Artemisia is the name of two female rulers of the ancient region of Helicarnassus or Caria, now part of Turkey. The earlier one is chronicled in Herodotus' account of the Persian invasion of Greece -- she had come to the throne on her husband's death. Her (culturally Greek) nation was a vassal to Persia and had to contribute five ships she commanded herself to the attempted invasion. However, she recommended against trying to conquer Greece and Xerxes of Persia did not listen to her.

When the Greeks and Persians met at Salamis, Artemisia's ship personally disabled that of a Greek-allied king. She continued to advise against the attack and Xerxes finally listened to her and returned to Persia, leaving a trusted general Mardonus to make the best of the Greek situation. Xerxes also gave Artemisia care of his sons. Artemisia was able to return to her own kingdom and rule until her son was an adult. Herodotus says she then fell in love with a younger man and killed herself when he did not return her love. (But the Greeks seem to have been rather scandalized at a woman in military command; this story seems to me like an attempt to make her look bad.)

The second well-known Artemisia lived about one hundred years after her predecessor and ruled in the same area. She was both sister and wife to King Mausolus, who ruled for 24 years before his death in 353 B.C. Artemisia was heart-broken and decided to erect a monument/tomb for him. She spared no expense, and the "Mausoleum" would become one of the Seven Wonders of the Ancient World.

On hearing of Mausolus' death, the people of Rhodes sent a fleet to take over Helicarnassus. Artemisia hid her ships in an obscure location, and when the Rhodians disembarked from their own ships to attack, the Helicarnassian ships swooped in, took the empty Rhodian fleet, and towed them out to sea. She put her own soldiers on the ships and sent them to Rhodes. Thinking they were greeting their own victorious army, the people of Rhodes did not defend themselves and were easily captured.

Artemisia lived only a few years after Mausolus' death and was buried with him in the Mausoleum at Helicarnassus which was not completed until after her death.


Two star crossed lovers, Romeo and Juliet, have become Agostino and Artemisia. Too bad they were never in love. Too bad Juliet was one of the first acclaimed female artists and Romeo was a rapist. Artemisia, the 1997 French film directed by Agnès Merlet, claims to be based on the life story of the 17th century painter Artemisia Gentileschi (Valentina Cervi). Following the period of her life when she studied with the painter Agostino Tassi (Miki Manojlovic), the film shows the sexual and creative "awakening" of a young female painter.

It seems odd that any director would chose to direct and participate in the writing of a story that twists the truth of such a progressive female artist. The story turns Artemisia's rape into love and concentrates on her youth, rather than the later part of her life where she became the first woman ever commissioned for her paintings. Merlet seems to have had a more monetary motive than one of presenting the life of a great artist. And if sex sells, this movie should have leaped to the top of the charts. The opening scenes show Artemisia feverishly painting nude portraits of herself, by candlelight. This scene doesn't show us her work, but rather her skin, leaving us to later see fleeting glances of the paintings as they are shown to her father. The film then proceeds to unfold her obsession for painting the nude male body, an act forbidden by the Church. This is followed by little painting and lots of seduction with her tutor, Agostino. Her father, Orazio Gentileschi (Michel Serrault), discovers their relationship and Agostino is arrested for the rape of Artemisia. Instead of showing Artemisia being tortured for saying she had been raped, she is tortured for not saying it. This tactic leaves Agostino as a hero, putting love before his own well being, although it is said he only served 2 years in jail.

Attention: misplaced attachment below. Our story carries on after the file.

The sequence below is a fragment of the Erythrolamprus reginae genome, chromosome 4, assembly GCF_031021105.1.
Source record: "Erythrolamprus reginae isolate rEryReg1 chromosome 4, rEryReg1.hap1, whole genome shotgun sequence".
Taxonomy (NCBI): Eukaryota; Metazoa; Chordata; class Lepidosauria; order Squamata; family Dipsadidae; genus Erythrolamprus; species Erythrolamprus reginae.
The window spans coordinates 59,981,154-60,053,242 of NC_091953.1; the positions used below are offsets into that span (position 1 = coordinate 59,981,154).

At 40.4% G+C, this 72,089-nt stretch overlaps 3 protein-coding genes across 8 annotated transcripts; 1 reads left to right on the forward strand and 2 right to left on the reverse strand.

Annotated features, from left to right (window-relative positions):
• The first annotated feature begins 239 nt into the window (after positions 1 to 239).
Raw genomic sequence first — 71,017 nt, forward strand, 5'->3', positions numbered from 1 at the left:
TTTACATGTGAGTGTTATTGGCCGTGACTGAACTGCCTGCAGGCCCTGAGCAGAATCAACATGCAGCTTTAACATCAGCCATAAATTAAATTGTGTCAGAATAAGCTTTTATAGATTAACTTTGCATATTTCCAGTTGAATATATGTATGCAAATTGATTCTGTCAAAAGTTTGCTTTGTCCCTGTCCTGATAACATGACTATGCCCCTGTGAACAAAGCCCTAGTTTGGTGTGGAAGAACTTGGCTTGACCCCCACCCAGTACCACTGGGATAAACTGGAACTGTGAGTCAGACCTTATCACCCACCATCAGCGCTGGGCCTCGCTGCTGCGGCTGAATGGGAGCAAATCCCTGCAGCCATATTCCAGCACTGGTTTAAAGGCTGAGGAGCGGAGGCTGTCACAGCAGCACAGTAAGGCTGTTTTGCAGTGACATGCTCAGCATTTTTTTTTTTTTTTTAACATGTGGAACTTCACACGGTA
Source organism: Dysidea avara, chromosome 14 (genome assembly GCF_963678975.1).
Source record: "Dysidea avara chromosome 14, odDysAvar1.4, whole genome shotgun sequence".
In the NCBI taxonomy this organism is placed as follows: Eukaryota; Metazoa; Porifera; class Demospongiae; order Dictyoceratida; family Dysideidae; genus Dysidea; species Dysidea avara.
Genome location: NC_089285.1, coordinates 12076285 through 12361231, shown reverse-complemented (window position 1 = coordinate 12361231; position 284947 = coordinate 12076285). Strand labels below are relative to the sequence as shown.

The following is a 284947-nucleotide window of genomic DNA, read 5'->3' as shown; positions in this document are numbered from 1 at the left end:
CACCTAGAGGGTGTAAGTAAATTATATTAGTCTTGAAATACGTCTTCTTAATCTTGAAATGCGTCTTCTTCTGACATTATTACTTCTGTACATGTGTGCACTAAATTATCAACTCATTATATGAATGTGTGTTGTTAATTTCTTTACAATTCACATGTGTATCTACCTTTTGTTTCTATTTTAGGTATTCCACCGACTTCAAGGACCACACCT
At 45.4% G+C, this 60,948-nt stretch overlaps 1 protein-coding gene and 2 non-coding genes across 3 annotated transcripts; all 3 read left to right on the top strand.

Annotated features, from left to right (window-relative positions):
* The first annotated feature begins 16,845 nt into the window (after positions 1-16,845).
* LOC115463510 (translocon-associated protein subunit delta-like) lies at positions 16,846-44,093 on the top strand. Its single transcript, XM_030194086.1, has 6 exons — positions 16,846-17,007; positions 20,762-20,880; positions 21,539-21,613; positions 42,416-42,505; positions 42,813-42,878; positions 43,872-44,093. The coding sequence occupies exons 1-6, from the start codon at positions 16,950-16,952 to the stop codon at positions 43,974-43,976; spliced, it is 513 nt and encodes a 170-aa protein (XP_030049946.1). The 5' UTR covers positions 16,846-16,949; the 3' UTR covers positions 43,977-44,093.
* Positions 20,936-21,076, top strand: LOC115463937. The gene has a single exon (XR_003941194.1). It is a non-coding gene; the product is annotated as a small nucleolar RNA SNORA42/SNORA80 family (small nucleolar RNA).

Aside from nudity and historical inaccuracies, the film is mediocre. The scenery and landscape is beautiful, set on the French coast, but the shots often miss the skill that is found in films that flow from shot to shot. During the courtroom scene, a distorted lens is used to show Artemisia is feeling overwhelmed. This technique does not fit in with the rest of the film, and distracts from the plot and the scene.

One redeeming quality is Cervi's acting. Using her beauty and bright eyes along with her talent, she has done her best to deal with a cliché and unintelligent script. Serrault's acting is also believable, but perhaps only in comparison to the fumbling of Manojlovic and his character. Its difficult to tell if anything in this film is actually good or if it is just better than the atrocities filling the rest of the film.

Our Romeo and Juliet don't kill themselves in this film, but the quality of Artemisia is just as tragic.

Ar`te*mi"si*a (#), n. [L. Artemisia, Gr. .] Bot.

A genus of plants including the plants called mugwort, southernwood, and wormwood. Of these A. absinthium, or common wormwood, is well known, and A. tridentata is the sage brush of the Rocky Mountain region.


© Webster 1913.

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